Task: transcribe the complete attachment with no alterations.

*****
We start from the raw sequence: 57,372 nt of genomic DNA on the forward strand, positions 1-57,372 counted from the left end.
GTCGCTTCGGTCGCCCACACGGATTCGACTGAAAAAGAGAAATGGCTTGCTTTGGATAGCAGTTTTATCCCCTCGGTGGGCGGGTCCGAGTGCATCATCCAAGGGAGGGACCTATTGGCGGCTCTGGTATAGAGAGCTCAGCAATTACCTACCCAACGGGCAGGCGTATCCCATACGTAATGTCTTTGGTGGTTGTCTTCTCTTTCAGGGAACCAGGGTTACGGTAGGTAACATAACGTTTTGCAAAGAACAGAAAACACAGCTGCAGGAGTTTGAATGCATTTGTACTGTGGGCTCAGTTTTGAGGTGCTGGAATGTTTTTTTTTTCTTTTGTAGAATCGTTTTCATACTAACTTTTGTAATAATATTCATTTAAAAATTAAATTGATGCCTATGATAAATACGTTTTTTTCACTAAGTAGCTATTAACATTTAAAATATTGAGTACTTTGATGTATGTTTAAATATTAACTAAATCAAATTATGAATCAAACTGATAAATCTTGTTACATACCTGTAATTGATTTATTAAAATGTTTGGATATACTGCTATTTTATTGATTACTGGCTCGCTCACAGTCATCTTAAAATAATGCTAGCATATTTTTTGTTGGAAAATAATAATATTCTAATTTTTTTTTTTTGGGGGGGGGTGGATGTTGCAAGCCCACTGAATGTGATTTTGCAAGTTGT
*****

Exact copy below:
We start from the raw sequence: 57,372 nt of genomic DNA on the forward strand, positions 1-57,372 counted from the left end.
GTCGCTTCGGTCGCCCACACGGATTCGACTGAAAAAGAGAAATGGCTTGCTTTGGATAGCAGTTTTATCCCCTCGGTGGGCGGGTCCGAGTGCATCATCCAAGGGAGGGACCTATTGGCGGCTCTGGTATAGAGAGCTCAGCAATTACCTACCCAACGGGCAGGCGTATCCCATACGTAATGTCTTTGGTGGTTGTCTTCTCTTTCAGGGAACCAGGGTTACGGTAGGTAACATAACGTTTTGCAAAGAACAGAAAACACAGCTGCAGGAGTTTGAATGCATTTGTACTGTGGGCTCAGTTTTGAGGTGCTGGAATGTTTTTTTTTTCTTTTGTAGAATCGTTTTCATACTAACTTTTGTAATAATATTCATTTAAAAATTAAATTGATGCCTATGATAAATACGTTTTTTTCACTAAGTAGCTATTAACATTTAAAATATTGAGTACTTTGATGTATGTTTAAATATTAACTAAATCAAATTATGAATCAAACTGATAAATCTTGTTACATACCTGTAATTGATTTATTAAAATGTTTGGATATACTGCTATTTTATTGATTACTGGCTCGCTCACAGTCATCTTAAAATAATGCTAGCATATTTTTTGTTGGAAAATAATAATATTCTAATTTTTTTTTTTTGGGGGGGGGTGGATGTTGCAAGCCCACTGAATGTGATTTTGCAAGTTGT